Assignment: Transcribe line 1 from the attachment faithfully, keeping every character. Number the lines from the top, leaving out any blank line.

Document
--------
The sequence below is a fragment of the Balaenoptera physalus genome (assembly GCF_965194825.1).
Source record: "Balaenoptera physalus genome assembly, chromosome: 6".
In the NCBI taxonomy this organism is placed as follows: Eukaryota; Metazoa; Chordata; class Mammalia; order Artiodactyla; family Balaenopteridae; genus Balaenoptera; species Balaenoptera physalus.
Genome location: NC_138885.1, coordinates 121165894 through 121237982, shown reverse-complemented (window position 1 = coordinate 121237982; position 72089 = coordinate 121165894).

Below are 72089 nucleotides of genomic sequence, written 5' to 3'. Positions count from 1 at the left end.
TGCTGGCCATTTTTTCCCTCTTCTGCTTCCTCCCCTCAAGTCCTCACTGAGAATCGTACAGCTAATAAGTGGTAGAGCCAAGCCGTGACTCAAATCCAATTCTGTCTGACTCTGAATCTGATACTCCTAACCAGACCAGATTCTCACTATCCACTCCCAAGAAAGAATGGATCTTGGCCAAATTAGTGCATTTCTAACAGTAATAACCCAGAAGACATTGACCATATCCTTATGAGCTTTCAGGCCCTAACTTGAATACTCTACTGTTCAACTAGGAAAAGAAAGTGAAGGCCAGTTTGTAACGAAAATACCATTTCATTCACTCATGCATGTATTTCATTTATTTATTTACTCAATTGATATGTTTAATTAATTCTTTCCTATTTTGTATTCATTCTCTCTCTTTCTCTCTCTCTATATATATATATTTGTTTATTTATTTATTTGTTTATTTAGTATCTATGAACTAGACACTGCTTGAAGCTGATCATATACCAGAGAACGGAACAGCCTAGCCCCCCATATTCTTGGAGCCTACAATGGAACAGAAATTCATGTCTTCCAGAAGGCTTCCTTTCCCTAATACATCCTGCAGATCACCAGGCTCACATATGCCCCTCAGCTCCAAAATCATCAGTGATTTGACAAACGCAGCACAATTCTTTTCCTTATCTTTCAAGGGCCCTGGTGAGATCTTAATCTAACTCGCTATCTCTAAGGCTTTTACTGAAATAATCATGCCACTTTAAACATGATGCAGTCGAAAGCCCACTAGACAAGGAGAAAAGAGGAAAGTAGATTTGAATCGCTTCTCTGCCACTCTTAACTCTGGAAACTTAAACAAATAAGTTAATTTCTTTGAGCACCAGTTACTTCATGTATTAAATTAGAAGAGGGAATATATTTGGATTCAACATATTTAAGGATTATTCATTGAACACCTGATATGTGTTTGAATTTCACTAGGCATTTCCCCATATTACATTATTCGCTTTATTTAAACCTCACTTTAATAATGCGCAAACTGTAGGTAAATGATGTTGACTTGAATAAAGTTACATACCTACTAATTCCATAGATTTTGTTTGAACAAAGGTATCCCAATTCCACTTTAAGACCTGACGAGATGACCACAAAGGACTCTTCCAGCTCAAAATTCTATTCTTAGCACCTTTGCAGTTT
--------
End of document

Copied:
The sequence below is a fragment of the Balaenoptera physalus genome (assembly GCF_965194825.1).